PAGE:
Food Ani. Med- Neonatology 2

wilsbach's version from 2016-04-21 00:45


Question Answer
3 ways to prevent FPTI(1) colostrum (2) plasma (3) timing
if you pass the time of gut closure-- what else can you do? the cons of doing this?can give plasma with IgG in it-- but its missing some of the other nutrients, proteins, might not have locally relevant IgGs... and misses out on all those extra things in colostrum, and no IgA (which is good for mucosal barrier)
what dzs are calves at risk of developing? esp if FPTI?sepsis, umbilical infection, penumonia, joint dz, systemic infxn...
why do neonates get joint dz when theyre septic?perfusion of joint isn't great. Cartilage doesn't have a big blood supply-- most nutrients through diffusion. So if blood has lots of bact, and gets into place not well perfused, bact has more of a chance to settle in and cause issues. Also sepsis-->immune complexes--> can latch onto tissue or they can cluster and stim more cytokines and inflammatory mediators at site--> joint disease
ways to determine if has FPTI?RIA/RID, Zn sulphate turbidity test, ELISA, TP. Can also look at colostrum quality, and look for CSs of infection
if FPTI are they guaranteed an infxn?no- doesnt guarantee infxn, but HIGH risk (septic till proven otherwise)
****What is the definition of septicemia?bacterial infection of the blood associated with adverse systemic clinical signs
Most common G+, G- and anaerobic bacteria associated with septicemia?G-: Ecoli, klebsiella, salmonella, pseudomonas, mannheima haemolytica. G+: staph, strep, trueperella pyogenes, bacillus, listeria. Anaerobic: clostridia, bacteroides, prevotella
septicemia more commonly G+ or G-?G-
what generates the adverse clinical symptoms seen in septic pts?Mostly inflammatory cascade!! inflammatory mediators cause systemic reactions resulting in various clinical symptoms. Also the host's immune system's interaction with infectious agent. (so just remember: its not so much the bacteria themselves causing the symptoms as it is the inflammatory mediators)
CSs that might be associated with septicemia?hypotension (distributive shock), injected mucous membranes (vasculitis-->vasodilation. Also remember with distributive shock, at first lots of peripheral vasoconstriction but hypoxia to vessels eventually causes death and vasodilation and then blood pools in periphery. Also Hbg releases O2 and takes up the Co2 and high levels of that= purplish blood which isnt exiting the area) tachycardia, pyrexia, weakness and depression, resp distress (MULT AND VARYING EFFECTS ON EACH BODY SYSTEM)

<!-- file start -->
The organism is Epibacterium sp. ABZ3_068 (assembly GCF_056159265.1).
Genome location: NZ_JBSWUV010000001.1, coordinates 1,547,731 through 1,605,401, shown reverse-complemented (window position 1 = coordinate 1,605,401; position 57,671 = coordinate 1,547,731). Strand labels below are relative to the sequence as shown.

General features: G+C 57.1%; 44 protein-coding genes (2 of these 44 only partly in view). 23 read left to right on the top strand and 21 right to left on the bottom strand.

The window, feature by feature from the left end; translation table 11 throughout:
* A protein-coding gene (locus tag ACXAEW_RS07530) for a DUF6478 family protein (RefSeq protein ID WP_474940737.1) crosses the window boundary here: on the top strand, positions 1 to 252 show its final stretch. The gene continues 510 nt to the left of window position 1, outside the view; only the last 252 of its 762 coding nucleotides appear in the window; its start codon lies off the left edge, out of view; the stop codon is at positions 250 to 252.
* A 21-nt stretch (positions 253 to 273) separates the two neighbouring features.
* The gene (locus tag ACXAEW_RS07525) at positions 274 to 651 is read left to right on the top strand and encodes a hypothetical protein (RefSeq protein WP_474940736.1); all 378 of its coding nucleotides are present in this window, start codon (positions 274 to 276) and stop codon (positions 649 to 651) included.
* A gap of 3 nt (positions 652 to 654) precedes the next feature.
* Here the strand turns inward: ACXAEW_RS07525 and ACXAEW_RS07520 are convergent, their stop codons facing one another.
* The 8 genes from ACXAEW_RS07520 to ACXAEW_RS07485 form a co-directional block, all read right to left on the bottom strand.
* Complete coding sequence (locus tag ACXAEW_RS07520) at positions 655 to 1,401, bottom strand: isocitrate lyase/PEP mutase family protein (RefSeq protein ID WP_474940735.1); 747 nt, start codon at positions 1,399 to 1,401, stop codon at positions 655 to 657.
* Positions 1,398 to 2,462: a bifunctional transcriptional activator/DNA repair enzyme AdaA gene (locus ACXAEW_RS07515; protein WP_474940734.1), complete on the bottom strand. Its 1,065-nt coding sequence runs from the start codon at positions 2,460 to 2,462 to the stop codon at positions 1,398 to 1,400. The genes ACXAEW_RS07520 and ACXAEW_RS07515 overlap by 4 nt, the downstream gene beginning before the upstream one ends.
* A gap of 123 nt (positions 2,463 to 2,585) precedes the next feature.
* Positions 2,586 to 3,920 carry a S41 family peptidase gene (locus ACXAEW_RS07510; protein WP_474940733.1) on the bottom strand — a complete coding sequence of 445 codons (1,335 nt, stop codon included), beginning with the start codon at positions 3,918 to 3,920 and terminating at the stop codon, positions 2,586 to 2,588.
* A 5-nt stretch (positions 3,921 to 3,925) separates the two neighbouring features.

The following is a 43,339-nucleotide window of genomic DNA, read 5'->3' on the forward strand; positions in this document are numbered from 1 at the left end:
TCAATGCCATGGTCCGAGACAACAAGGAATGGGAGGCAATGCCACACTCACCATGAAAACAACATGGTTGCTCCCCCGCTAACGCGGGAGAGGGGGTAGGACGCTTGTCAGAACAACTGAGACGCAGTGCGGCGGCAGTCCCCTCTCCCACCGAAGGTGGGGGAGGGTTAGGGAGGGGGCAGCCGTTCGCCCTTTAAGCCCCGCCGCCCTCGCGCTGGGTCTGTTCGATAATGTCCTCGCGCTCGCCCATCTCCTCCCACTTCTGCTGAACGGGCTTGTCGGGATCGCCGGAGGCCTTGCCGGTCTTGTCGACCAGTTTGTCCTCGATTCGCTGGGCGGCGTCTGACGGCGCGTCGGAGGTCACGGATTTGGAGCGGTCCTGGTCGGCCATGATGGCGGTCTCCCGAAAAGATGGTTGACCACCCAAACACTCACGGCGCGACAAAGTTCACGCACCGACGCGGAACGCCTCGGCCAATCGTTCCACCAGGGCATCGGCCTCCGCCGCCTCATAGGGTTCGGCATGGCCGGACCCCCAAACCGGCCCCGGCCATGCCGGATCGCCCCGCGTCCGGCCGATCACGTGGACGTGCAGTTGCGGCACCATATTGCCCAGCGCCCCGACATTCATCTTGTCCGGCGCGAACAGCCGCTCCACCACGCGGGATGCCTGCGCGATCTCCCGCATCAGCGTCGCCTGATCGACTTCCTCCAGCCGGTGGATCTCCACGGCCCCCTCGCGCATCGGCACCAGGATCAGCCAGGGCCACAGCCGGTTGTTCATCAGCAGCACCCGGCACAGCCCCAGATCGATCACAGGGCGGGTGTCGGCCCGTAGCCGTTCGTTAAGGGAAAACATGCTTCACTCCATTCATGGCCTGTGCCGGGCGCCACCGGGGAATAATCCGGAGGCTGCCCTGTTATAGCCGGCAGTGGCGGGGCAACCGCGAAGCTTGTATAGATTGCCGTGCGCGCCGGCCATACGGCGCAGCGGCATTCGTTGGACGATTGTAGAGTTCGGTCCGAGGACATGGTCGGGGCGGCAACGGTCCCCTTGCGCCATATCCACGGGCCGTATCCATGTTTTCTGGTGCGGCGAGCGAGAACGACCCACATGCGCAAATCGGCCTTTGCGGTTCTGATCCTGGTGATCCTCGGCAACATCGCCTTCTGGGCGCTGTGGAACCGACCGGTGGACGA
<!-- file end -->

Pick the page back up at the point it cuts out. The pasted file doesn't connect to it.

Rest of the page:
what will CBC look like with septicemia if acute vs chronic?Acute: sequestration, not enough time to make more, so looks very low. Chronic (few days) then BM kicked out a bunch= high
what does blood gas usually look like with septicemia?acidosis (lactic acid) and not breathing well, so resp acidosis too.
what will glucose be like with sepsis?could be high OR low-- bact eating it= low or stress=high.
what is the serum chem thing you can look at for acute, ongoing inflammation? (ACUTE PHASE PROTEIN!!)serum amyloid A (fibrinogen, albumin is a neg one)
if on your chem of your septic neonate, you see elevated GGT, what do you think?THIS IS FROM THE MILK- DONT FORGET.
why might septic bb have thrombocytopenia?vasculitis--> inflammatory mediators--> sets off clotting--> DIC---> use up thrombocytes
calf comes out in front of you, pull blood, has elevated BUN-- what are you thinking?inc index of suspicion of sepsis in utero bc takes a while to inc
why is modulating inflammation really tricky, esp with sepsis?(1) Steroids: immunosuppressive. (2) NSAIDs: only mediate one part of inflammatory cascade, and can knock out good and bad prostaglandins
is drug absorption better or worse in neonates?better
what is drug distribution like in neonates?higher apparent Vd, less protein bound drug, inc permeability of membranes/barriers. (so overall more distribution)
what is drug excretion and elim like in neonates as compared to adults?in neonates, slower elim of drug, longer half life.
in general, if you are giving antimicrobials to neonates, what should the doses and inervals be?for neonates, higher doses with longer dosing intervals.
If you suspect omphalophlebitis, what anatomical structures and organs do you want to assess?check arteries and the vein. (2aa and 1v) and check urachus and make sure bladder isnt involved. and do US for that. rule out infection of each of those structures. (prolly look for liver too)
4 possible sequelae for omphalophlebitis?death, sepsis/septic arthritis, peritonitis, hepatitis (abscesses in liver) cystitis (ascending nephritis.<--RARE but possible)
anatomical structures in in umbilicus?1 umbilical vein (to liver), 2 umbilical arteries(go to round lig of bladder), urachus
if you see a calf covered in meconium, what dz are you thinking they are at risk of developing?aspiration pneumonia (distress=gulping/breathing uterine fluid and meconium)
what type of pneumonia if aspirated meconium? milk?meconium= STERILE pneumonia (bc meconium is sterile). However meconium is highly inflammatory and can set off inflammatory reaction, which can lead to edema. Can also just obstruct and perhaps cause atelectasis. Usually die from SECONDARY infection in lungs after this. (esp bc tons of inflammation dec effectivity of fighting bact) Milk=infection pneumonia (milk is not sterile)
big thing on serum chem on a baby that came out with a not-good placenta?FIBRINOGEN
what CSs do calves exhibit with colic (abdominal discomfort)bruxism (teeth grinding) (bc in pain), dull/depressed, laying down (flat or sternal), rolling, pulling legs up, vocalizing, tail flagging, flank watching, stomping feet
2 common places for atresia of the intestines?ascending loop of spiral colon, atresia ani.
who is atresia of the intestines a genetic risk in?autosomal recessive in holsteins